Exploring the Physical Genome
Chromatin accessibility is a powerful lens to explore mechanisms of gene expression regulation, as regions of increased chromatin accessibility represent genetic elements that have the potential to regulate gene expression. To define the open chromatin landscape in primary human tissue, we collected single-cell chromatin accessibility profiles across 10 populations of immunophenotypically defined human hematopoietic cell types and constructed a chromatin accessibility landscape of human hematopoiesis to characterize differentiation trajectories. We find variation consistent with lineage bias toward different developmental branches in multipotent cell types. We observe heterogeneity within common myeloid progenitors (CMPs) and granulocyte-macrophage progenitors (GMPs) and develop a strategy to partition GMPs along their differentiation trajectory.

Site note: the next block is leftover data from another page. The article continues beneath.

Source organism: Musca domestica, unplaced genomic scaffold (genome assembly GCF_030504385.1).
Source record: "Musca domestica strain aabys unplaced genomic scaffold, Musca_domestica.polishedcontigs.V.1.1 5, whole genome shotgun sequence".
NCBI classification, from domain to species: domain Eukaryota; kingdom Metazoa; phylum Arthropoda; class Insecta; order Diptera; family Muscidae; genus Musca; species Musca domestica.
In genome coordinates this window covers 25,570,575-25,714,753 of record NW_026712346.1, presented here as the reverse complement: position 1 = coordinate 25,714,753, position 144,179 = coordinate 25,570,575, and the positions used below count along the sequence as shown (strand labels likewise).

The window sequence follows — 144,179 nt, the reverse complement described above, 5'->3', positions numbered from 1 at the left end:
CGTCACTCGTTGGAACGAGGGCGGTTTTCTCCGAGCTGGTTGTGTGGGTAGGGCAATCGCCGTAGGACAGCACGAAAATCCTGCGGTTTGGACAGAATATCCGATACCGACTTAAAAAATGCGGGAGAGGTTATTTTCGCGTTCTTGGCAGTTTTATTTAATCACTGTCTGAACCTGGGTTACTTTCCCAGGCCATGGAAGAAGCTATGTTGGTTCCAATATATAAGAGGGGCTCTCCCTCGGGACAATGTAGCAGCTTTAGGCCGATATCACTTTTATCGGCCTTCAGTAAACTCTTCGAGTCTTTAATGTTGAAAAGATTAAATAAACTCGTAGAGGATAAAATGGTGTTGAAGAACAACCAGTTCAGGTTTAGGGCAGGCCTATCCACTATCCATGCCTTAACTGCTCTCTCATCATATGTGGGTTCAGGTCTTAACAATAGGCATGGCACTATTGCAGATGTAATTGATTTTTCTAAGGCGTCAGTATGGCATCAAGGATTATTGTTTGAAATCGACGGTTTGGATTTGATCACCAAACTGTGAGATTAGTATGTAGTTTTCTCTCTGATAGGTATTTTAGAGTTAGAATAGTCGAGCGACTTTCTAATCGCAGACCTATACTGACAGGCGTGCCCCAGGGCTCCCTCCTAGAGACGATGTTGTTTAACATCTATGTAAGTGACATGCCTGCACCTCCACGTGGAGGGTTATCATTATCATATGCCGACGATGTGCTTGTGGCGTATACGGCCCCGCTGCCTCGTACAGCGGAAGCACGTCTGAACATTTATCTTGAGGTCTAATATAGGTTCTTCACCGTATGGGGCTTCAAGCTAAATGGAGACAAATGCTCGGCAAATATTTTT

Furthermore, we integrated single-cell RNA sequencing (scRNA-seq) data to associate transcription factors to chromatin accessibility changes and regulatory elements to target genes through correlations of expression and regulatory element accessibility. Overall, this work provides a framework for integrative exploration of complex regulatory dynamics in a primary human tissue at single-cell resolution. We have also recently completed a survey of the chromatin accessibility landscape in primary human tumor tissue, providing a catalog of regulatory elements across human cancers.